Solaris is a white grape variety bred in 1975, whose fungal resistance originates from the Asian wild species Vitis amurensis. In fact, it has been proven that Muscaris has a similar resistance to diseases as Solaris.

Gelber Muskateller (also known as Muscat Blanc) is one of the most commonly cultivated white Muscat varieties. It is of Greek origin and has a long cultivation history in Germany. Its fungal resistance is low, however, it is highly appreciated for its floral and fruity notes. Muskateller grapes are often used as a blending partner for other white grape varieties to boost the aroma of the wine.


Scientific Contact:

Dr. Stephanie Frank
Research Group Food Metabolome Chemistry
Leibniz Institute for Food Systems Biology
at the Technical University of Munich (Leibniz-LSB@TUM)
Lise-Meitner-Str. 34
85354 Freising, Germany
Tel.: +49 8161 71-2990
E-mail: s.frank.leibniz-lsb(at)

PD Dr. Martin Steinhaus
Speaker of Section I and Head of the Research Group Food Metabolome Chemistry
Tel.: +49 8161 71-2991
E-mail: m.steinhaus.leibniz-lsb(at)

Press Contact at Leibniz-LSB@TUM:

Dr. Gisela Olias
Knowledge Transfer, Press and Public Relations
Tel.: +49 8161 71-2980
E-mail: g.olias.leibniz-lsb(at)

Information about the Institute:

The Leibniz Institute for Food Systems Biology at the Technical University of Munich (Leibniz-LSB@TUM) comprises a new, unique research profile at the interface of Food Chemistry & Biology, Chemosensors & Technology, and Bioinformatics & Machine Learning. As this profile has grown far beyond the previous core discipline of classical food chemistry, the institute spearheads the development of a food systems biology. Its aim is to develop new approaches for the sustainable production of sufficient quantities of food whose biologically active effector molecule profiles are geared to health and nutritional needs, but also to the sensory preferences of consumers. To do so, the institute explores the complex networks of sensorically relevant effector molecules along the entire food production chain with a focus on making their effects systemically understandable and predictable in the long term.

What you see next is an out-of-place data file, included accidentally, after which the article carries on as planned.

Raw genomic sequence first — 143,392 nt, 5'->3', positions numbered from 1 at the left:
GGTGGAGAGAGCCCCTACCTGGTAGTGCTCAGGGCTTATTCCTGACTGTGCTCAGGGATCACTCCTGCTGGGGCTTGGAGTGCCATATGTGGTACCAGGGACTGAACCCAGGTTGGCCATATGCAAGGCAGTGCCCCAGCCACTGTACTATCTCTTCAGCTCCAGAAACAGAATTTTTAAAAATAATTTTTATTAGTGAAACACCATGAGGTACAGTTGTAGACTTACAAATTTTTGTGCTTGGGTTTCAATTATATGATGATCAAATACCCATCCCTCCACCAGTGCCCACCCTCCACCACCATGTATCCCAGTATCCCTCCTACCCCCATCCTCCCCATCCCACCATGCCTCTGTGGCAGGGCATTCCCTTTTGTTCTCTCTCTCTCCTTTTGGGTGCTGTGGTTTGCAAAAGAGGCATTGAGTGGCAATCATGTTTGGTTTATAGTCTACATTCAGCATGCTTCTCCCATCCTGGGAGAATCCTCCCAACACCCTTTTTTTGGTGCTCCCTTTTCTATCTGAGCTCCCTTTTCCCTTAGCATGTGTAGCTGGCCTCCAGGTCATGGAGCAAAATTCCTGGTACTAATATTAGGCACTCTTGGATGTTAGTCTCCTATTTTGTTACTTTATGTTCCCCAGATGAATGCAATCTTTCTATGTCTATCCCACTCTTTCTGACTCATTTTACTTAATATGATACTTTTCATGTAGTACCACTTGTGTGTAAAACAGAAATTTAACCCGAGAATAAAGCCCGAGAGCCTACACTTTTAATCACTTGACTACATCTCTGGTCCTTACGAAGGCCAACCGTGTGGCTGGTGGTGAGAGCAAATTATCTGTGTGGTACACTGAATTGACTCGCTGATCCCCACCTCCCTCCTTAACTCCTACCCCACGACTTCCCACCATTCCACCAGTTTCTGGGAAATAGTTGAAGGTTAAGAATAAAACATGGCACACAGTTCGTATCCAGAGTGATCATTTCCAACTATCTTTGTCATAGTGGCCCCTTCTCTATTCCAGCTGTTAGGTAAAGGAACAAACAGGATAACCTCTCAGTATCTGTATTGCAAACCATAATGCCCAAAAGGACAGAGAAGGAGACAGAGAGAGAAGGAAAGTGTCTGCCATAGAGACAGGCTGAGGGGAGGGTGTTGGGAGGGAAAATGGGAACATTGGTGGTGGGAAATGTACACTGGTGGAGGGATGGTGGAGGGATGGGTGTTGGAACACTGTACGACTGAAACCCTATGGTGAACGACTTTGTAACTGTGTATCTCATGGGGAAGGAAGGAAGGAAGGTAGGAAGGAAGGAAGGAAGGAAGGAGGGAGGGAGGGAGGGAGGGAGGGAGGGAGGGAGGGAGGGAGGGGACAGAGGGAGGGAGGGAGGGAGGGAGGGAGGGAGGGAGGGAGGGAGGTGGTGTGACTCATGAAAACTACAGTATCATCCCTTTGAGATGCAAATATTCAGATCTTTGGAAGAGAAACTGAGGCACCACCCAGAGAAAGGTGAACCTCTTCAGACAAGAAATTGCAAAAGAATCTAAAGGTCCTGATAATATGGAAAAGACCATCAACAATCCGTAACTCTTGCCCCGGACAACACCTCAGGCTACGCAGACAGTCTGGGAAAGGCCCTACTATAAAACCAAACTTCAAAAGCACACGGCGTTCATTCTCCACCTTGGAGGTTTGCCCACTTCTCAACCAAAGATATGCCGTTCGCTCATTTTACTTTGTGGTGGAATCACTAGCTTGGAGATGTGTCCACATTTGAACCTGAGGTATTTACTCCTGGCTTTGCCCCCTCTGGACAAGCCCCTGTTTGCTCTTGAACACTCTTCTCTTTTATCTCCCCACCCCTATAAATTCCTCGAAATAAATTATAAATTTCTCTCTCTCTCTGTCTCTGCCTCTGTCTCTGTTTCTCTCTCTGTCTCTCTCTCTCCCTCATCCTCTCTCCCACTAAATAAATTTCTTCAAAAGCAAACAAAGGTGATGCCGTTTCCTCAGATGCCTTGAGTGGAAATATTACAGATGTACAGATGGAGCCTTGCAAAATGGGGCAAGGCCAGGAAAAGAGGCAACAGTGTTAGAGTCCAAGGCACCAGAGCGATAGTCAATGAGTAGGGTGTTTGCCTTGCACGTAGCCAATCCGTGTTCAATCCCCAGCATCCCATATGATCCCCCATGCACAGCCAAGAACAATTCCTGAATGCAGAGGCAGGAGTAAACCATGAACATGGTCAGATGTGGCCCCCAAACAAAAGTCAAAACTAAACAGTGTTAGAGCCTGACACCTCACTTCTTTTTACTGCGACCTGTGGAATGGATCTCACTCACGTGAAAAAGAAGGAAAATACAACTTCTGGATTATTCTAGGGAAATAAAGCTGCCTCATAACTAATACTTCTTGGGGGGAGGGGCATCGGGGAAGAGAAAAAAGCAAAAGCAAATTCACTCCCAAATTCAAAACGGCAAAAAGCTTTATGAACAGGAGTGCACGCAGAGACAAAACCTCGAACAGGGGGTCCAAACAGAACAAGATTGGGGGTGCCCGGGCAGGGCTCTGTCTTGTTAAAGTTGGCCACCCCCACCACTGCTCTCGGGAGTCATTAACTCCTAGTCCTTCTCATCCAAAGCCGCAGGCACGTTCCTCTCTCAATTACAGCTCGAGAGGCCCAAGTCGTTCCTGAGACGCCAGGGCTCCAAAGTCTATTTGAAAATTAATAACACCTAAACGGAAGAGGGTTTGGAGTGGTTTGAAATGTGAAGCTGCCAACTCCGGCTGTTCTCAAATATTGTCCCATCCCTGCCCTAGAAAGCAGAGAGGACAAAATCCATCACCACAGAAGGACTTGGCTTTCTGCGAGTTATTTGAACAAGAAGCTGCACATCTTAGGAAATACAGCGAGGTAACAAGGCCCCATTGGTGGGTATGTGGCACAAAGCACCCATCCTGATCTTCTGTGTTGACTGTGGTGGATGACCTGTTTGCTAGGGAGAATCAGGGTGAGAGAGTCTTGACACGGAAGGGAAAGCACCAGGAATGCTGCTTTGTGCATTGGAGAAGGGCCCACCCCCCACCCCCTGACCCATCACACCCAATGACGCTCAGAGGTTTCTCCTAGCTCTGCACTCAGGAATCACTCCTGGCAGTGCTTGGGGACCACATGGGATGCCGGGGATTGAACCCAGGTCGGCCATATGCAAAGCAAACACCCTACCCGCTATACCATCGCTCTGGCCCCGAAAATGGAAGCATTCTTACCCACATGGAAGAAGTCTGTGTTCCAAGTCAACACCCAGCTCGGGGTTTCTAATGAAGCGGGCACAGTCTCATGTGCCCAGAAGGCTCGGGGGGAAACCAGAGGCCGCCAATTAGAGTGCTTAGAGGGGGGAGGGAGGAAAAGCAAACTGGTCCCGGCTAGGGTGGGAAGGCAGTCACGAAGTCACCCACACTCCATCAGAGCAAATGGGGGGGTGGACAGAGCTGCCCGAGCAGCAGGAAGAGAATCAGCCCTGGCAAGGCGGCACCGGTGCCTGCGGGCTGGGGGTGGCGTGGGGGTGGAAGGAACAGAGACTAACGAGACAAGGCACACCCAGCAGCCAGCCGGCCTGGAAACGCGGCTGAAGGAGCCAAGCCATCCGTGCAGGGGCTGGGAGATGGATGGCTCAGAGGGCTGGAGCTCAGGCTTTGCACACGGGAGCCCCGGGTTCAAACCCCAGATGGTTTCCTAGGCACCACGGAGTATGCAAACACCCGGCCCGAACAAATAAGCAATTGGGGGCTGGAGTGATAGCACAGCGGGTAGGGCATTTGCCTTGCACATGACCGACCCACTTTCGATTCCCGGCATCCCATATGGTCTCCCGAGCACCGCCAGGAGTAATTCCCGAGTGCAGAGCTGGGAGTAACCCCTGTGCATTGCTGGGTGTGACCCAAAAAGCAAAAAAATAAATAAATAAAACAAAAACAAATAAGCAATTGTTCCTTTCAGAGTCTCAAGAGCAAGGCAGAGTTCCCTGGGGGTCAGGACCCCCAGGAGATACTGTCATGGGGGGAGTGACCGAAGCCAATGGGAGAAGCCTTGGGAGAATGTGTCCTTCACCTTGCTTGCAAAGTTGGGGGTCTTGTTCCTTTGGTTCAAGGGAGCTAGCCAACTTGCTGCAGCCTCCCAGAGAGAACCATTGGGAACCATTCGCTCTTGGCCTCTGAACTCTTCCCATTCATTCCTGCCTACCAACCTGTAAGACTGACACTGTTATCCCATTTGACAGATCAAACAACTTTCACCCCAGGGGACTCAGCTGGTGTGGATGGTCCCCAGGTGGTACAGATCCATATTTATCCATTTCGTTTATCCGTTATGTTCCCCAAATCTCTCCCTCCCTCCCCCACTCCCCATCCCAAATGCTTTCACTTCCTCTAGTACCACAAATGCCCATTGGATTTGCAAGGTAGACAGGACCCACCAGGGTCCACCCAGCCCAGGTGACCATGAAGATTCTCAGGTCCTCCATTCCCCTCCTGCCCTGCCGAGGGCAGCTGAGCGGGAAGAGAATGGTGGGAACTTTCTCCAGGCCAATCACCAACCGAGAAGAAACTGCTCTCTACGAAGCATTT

The Leibniz-LSB@TUM is a member of the Leibniz Association, which connects 97 independent research institutions. Their orientation ranges from the natural sciences, engineering and environmental sciences through economics, spatial and social sciences to the humanities. Leibniz Institutes devote themselves to social, economic and ecological issues. They conduct knowledge-oriented and application-oriented research, also in the overlapping Leibniz research networks, are or maintain scientific infrastructures and offer research-based services. The Leibniz Association focuses on knowledge transfer, especially with the Leibniz Research Museums. It advises and informs politics, science, business and the public. Leibniz institutions maintain close cooperation with universities - among others, in the form of the Leibniz Science Campuses, industry and other partners in Germany and abroad. They are subject to a transparent and independent review process. Due to their national significance, the federal government and the federal states jointly fund the institutes of the Leibniz Association. The Leibniz Institutes employ around 21,000 people, including almost 12,000 scientists. The entire budget of all the institutes is more than two billion euros.